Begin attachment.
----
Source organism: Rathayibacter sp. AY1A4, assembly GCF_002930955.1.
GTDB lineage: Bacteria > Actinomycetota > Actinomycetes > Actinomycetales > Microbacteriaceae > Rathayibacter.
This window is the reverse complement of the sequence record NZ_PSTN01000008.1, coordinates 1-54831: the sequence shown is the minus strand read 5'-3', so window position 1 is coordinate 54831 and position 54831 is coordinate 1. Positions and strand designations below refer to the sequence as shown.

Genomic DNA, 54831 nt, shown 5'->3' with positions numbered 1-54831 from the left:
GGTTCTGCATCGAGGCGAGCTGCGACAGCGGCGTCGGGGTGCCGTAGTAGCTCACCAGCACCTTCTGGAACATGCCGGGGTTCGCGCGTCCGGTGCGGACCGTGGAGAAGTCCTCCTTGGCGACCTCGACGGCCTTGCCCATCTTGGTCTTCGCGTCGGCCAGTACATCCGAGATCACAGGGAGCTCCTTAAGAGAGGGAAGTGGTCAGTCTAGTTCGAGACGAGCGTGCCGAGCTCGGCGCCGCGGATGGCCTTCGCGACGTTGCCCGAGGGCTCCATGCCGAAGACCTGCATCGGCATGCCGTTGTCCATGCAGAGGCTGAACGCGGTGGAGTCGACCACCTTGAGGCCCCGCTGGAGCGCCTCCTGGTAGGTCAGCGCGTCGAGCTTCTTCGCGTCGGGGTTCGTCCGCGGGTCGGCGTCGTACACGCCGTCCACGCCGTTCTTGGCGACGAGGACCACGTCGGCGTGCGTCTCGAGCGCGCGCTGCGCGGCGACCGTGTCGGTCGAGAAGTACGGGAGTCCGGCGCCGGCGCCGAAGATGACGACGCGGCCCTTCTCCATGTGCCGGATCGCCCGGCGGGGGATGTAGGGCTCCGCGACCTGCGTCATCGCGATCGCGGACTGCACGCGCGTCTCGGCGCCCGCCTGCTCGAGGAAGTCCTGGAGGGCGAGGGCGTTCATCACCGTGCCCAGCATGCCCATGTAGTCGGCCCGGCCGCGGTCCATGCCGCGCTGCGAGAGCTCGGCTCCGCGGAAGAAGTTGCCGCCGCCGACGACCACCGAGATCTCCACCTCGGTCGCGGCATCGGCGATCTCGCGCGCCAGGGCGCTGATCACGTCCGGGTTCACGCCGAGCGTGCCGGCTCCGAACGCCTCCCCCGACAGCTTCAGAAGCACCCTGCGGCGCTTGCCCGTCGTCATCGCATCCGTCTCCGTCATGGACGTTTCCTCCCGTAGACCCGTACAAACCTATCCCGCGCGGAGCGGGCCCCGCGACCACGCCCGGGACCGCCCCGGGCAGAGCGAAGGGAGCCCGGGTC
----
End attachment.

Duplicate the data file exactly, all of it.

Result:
Source organism: Rathayibacter sp. AY1A4, assembly GCF_002930955.1.
GTDB lineage: Bacteria > Actinomycetota > Actinomycetes > Actinomycetales > Microbacteriaceae > Rathayibacter.
This window is the reverse complement of the sequence record NZ_PSTN01000008.1, coordinates 1-54831: the sequence shown is the minus strand read 5'-3', so window position 1 is coordinate 54831 and position 54831 is coordinate 1. Positions and strand designations below refer to the sequence as shown.

Genomic DNA, 54831 nt, shown 5'->3' with positions numbered 1-54831 from the left:
GGTTCTGCATCGAGGCGAGCTGCGACAGCGGCGTCGGGGTGCCGTAGTAGCTCACCAGCACCTTCTGGAACATGCCGGGGTTCGCGCGTCCGGTGCGGACCGTGGAGAAGTCCTCCTTGGCGACCTCGACGGCCTTGCCCATCTTGGTCTTCGCGTCGGCCAGTACATCCGAGATCACAGGGAGCTCCTTAAGAGAGGGAAGTGGTCAGTCTAGTTCGAGACGAGCGTGCCGAGCTCGGCGCCGCGGATGGCCTTCGCGACGTTGCCCGAGGGCTCCATGCCGAAGACCTGCATCGGCATGCCGTTGTCCATGCAGAGGCTGAACGCGGTGGAGTCGACCACCTTGAGGCCCCGCTGGAGCGCCTCCTGGTAGGTCAGCGCGTCGAGCTTCTTCGCGTCGGGGTTCGTCCGCGGGTCGGCGTCGTACACGCCGTCCACGCCGTTCTTGGCGACGAGGACCACGTCGGCGTGCGTCTCGAGCGCGCGCTGCGCGGCGACCGTGTCGGTCGAGAAGTACGGGAGTCCGGCGCCGGCGCCGAAGATGACGACGCGGCCCTTCTCCATGTGCCGGATCGCCCGGCGGGGGATGTAGGGCTCCGCGACCTGCGTCATCGCGATCGCGGACTGCACGCGCGTCTCGGCGCCCGCCTGCTCGAGGAAGTCCTGGAGGGCGAGGGCGTTCATCACCGTGCCCAGCATGCCCATGTAGTCGGCCCGGCCGCGGTCCATGCCGCGCTGCGAGAGCTCGGCTCCGCGGAAGAAGTTGCCGCCGCCGACGACCACCGAGATCTCCACCTCGGTCGCGGCATCGGCGATCTCGCGCGCCAGGGCGCTGATCACGTCCGGGTTCACGCCGAGCGTGCCGGCTCCGAACGCCTCCCCCGACAGCTTCAGAAGCACCCTGCGGCGCTTGCCCGTCGTCATCGCATCCGTCTCCGTCATGGACGTTTCCTCCCGTAGACCCGTACAAACCTATCCCGCGCGGAGCGGGCCCCGCGACCACGCCCGGGACCGCCCCGGGCAGAGCGAAGGGAGCCCGGGTC